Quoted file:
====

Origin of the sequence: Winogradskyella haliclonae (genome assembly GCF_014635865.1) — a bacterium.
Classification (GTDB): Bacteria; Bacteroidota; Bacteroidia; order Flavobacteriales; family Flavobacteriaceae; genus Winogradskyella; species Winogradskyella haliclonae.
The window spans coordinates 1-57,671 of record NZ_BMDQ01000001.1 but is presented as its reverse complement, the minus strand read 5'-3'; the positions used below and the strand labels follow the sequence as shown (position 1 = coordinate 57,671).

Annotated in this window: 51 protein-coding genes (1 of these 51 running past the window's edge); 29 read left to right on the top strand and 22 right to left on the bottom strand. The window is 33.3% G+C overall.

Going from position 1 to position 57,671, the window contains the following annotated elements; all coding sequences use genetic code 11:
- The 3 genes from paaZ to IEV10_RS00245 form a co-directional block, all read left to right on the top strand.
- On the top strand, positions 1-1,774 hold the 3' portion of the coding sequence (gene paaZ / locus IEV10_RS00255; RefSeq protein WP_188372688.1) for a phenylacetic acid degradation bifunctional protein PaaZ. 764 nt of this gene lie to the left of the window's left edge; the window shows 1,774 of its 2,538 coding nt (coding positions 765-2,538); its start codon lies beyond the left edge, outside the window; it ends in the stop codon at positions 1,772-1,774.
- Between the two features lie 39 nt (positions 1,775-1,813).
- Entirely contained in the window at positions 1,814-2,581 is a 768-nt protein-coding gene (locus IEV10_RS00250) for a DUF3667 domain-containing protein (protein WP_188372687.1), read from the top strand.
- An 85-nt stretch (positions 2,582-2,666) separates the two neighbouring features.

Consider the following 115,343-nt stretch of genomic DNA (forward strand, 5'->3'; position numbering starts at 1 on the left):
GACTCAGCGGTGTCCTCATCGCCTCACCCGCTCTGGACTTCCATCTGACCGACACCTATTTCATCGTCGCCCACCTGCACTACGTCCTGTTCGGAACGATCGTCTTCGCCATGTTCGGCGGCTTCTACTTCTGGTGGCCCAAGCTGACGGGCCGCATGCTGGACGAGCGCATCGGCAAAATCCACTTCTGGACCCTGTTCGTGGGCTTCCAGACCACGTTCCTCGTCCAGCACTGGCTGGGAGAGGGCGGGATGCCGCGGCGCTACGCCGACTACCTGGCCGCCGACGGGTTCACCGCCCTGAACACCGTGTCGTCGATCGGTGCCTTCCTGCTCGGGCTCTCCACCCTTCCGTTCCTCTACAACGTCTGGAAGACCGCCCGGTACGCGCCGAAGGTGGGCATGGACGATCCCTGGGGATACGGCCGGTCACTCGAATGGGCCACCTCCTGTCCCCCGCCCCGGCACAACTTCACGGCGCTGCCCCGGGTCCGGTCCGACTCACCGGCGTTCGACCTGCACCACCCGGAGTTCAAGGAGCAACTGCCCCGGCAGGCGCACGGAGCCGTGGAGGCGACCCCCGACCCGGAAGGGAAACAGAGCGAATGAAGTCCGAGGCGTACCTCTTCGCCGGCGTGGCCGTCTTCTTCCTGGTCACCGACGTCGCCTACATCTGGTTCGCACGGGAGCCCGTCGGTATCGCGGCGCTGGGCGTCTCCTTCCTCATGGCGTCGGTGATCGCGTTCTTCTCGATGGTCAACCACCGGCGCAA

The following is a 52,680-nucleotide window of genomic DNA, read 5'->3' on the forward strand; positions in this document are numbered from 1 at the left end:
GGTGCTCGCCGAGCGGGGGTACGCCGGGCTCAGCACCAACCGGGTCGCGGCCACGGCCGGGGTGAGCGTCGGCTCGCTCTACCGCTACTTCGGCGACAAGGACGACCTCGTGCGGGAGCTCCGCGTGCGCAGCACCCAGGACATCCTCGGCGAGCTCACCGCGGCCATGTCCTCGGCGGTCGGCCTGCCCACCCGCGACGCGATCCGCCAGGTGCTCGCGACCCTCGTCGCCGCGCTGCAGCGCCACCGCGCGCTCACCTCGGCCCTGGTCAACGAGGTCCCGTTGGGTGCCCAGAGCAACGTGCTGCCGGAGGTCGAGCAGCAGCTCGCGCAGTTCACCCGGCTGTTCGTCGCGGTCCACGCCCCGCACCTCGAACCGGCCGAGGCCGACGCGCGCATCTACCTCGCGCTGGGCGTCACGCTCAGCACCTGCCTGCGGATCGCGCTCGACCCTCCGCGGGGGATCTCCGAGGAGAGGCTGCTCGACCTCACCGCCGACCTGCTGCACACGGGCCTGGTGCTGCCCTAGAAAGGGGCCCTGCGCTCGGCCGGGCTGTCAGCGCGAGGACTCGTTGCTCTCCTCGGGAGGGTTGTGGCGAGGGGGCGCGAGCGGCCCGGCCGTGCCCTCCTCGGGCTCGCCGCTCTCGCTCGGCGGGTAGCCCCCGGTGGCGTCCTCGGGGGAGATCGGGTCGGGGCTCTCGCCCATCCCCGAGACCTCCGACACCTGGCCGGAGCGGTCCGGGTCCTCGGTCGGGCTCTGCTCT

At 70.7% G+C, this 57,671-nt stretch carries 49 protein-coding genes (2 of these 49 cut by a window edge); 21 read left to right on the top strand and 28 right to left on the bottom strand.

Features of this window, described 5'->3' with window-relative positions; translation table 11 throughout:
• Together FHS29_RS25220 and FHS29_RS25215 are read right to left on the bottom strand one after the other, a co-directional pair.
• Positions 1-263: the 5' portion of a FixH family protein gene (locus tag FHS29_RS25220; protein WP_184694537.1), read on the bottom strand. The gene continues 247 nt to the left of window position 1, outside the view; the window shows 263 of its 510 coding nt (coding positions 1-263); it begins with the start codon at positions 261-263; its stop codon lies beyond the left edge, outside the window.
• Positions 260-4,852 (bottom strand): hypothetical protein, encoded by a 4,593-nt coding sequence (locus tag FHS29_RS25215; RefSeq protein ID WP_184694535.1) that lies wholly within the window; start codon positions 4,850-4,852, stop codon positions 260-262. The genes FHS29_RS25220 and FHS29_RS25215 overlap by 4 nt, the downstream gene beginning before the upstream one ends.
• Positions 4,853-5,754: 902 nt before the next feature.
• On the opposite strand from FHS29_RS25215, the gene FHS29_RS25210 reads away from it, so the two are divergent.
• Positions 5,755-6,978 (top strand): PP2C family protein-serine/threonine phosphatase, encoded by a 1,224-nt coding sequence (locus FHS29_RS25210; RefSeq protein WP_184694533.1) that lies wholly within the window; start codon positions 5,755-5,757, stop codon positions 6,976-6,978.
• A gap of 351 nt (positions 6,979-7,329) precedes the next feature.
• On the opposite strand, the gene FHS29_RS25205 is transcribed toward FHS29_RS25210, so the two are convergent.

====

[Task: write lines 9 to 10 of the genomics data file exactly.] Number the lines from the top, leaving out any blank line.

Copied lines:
- Entirely contained in the window at positions 1,814-2,581 is a 768-nt protein-coding gene (locus IEV10_RS00250) for a DUF3667 domain-containing protein (protein WP_188372687.1), read from the top strand.
- An 85-nt stretch (positions 2,582-2,666) separates the two neighbouring features.